Would a Better Sound Card Help With Latency


I’ve only played with Ardour for a few months. I only use it (so far) with a MIDI keyboard with Ardour’s output going through a sound card. At first I routed the output through my video card’s HDMI connection, but the latency was too great.

So I’ve used one of my sound cards for a few months, and the latency is passable, not great, but usable. I’ve played around with my Buffer Settings and Sample Rates until I’ve arrived at a workable solution.

But every so often, when I’m playing, I’ll get some pops, or a dropped note, or something. So I want to improve this so I can play for my family and friends.

I have two sound cards, both of which are pretty sub par cards.

#1 Just the sound card that is part of my mother board. Adequate for streaming music but not great.

#2 Even worse, an $8.00 junk USB card from amazon, which doesn’t even sound good streaming music. But, hey, what can you expect for $8.00?

Anyway, would a better sound card help all that much do you think?

I’ve haven’t bought an Audio Interface yet because I don’t record anything other than the occasional MIDI track, and since I’m pretty new I’m not sure an Audio Interface would help with MIDI.

Maybe I should buy an Audio Interface AND a new Sound Card. What do you folks think?


A sound card is an audio interface.

My experience has been this: the better my audio interface, the lower latency I can run at without xruns.

Thanks Dan!

Looks like I’ll be buying some new equipment then – and also learning more about hardware. :slight_smile:

Thanks again,

I always considered “audio interface” and “sound card” to be synonyms. What distinction are you trying to make?

Very likely.
Someone recently posted to the linux audio users mailing list the results of latency tests he made on several different audio interfaces.
interface latency results from Giso Grimm

To get consistent quality at lower latency settings you often have to tune your system settings a little bit. There are several guides around on the Internet, some outdated.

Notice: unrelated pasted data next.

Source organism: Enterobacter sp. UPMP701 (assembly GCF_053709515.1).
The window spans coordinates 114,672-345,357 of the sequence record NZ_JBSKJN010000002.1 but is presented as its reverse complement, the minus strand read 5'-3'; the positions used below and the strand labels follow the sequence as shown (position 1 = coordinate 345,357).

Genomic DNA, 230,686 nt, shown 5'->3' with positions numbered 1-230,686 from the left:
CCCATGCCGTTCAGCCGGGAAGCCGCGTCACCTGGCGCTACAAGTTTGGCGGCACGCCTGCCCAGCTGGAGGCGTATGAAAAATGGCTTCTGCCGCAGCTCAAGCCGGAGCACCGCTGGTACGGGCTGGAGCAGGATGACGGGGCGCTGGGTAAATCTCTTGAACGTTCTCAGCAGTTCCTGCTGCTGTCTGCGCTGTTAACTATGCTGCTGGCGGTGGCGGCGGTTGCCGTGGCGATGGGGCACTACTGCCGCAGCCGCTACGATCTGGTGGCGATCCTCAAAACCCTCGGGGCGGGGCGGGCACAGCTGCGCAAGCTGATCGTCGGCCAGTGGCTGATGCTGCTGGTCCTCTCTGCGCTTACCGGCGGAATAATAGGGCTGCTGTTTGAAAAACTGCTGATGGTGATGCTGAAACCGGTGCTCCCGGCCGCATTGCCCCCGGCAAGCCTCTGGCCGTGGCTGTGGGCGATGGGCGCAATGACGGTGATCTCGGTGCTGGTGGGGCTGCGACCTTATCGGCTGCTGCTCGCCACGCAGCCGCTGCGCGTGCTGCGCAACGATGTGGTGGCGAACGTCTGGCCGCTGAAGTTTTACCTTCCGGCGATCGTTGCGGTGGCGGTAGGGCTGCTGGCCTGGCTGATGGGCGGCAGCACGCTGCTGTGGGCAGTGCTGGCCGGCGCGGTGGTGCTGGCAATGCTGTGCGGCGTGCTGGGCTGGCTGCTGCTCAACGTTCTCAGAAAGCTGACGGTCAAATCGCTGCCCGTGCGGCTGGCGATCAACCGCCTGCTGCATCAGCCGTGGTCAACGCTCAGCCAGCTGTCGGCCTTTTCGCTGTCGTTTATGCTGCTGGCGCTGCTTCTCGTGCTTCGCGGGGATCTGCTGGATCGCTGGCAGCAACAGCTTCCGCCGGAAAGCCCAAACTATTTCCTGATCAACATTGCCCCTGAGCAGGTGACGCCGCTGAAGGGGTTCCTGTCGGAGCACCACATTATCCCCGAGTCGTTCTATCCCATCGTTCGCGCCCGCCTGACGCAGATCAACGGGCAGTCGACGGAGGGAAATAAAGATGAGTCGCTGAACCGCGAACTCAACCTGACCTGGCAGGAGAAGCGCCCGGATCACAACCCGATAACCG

Without any quantitative information about what latency you currently achieve, and what you would like to ideally achieve, it is hard to say what you should expect.

Traditional MIDI, or MIDI over USB? The Focusrite Scarlet range of USB interfaces are known to be a reasonable value for the quality and latency you can achieve, but the lowest two models in the range, Solo and 2i2, do not have MIDI. You have to go up to the 4i4 before one of those devices has MIDI in addition to audio.
That is only a concern if you would like an interface with both audio and traditional 5-pin MIDI connections. If you are using your keyboard as a USB MIDI interface it won’t matter, and you can get an audio only interface if you prefer.


Thanks for the reply. As far as the difference between and Audio Interface and a Sound Card goes. I actually didn’t know the difference. Like I said I’m pretty new to the Audio recording, and when I would go out to, say, Amazon, and I’d see these external boxes with microphones plugged into them, I got it into my head that the things called “Audio Interfaces” were just for recording analog music of some kind.

I guess I have a lot to learn.

As for my midi keyboards – I really have two – they are both just USB keyboards made by M-Audio.

Thanks for the link! I’m going to go through that now.


That simplifies things somewhat, you do not have to be constrained to looking for devices with both audio and MIDI in the same interface.

I have a Focusrite Scarlet Solo that I got as an extra interface and I have no complaints within the limits of what it is. One microphone and one instrument input, and only RCA connectors on the two output channels (which makes it less convenient to connect to balanced semi-pro gear). Can do direct monitoring (where you can hear your microphone or instrument signal mixed with the audio coming from the computer), but that is just an on/off control, no way to adjust the balance between recorded signal and playback from the computer. Latest generation is about US$130 new, but I bought an older model used, seems to be as good quality as the newer ones as far as I can tell.

The Behringer u-phoria UMC22 on that latency test list performed pretty well, and is around $US70 if you are looking for something less expensive (prices quoted from checking Amazon just now).

Thanks Chris.

In the past couple of days I’ve been looking at the Focusrite Scarlet, and that is the one I’ll probably get.

Thanks again,

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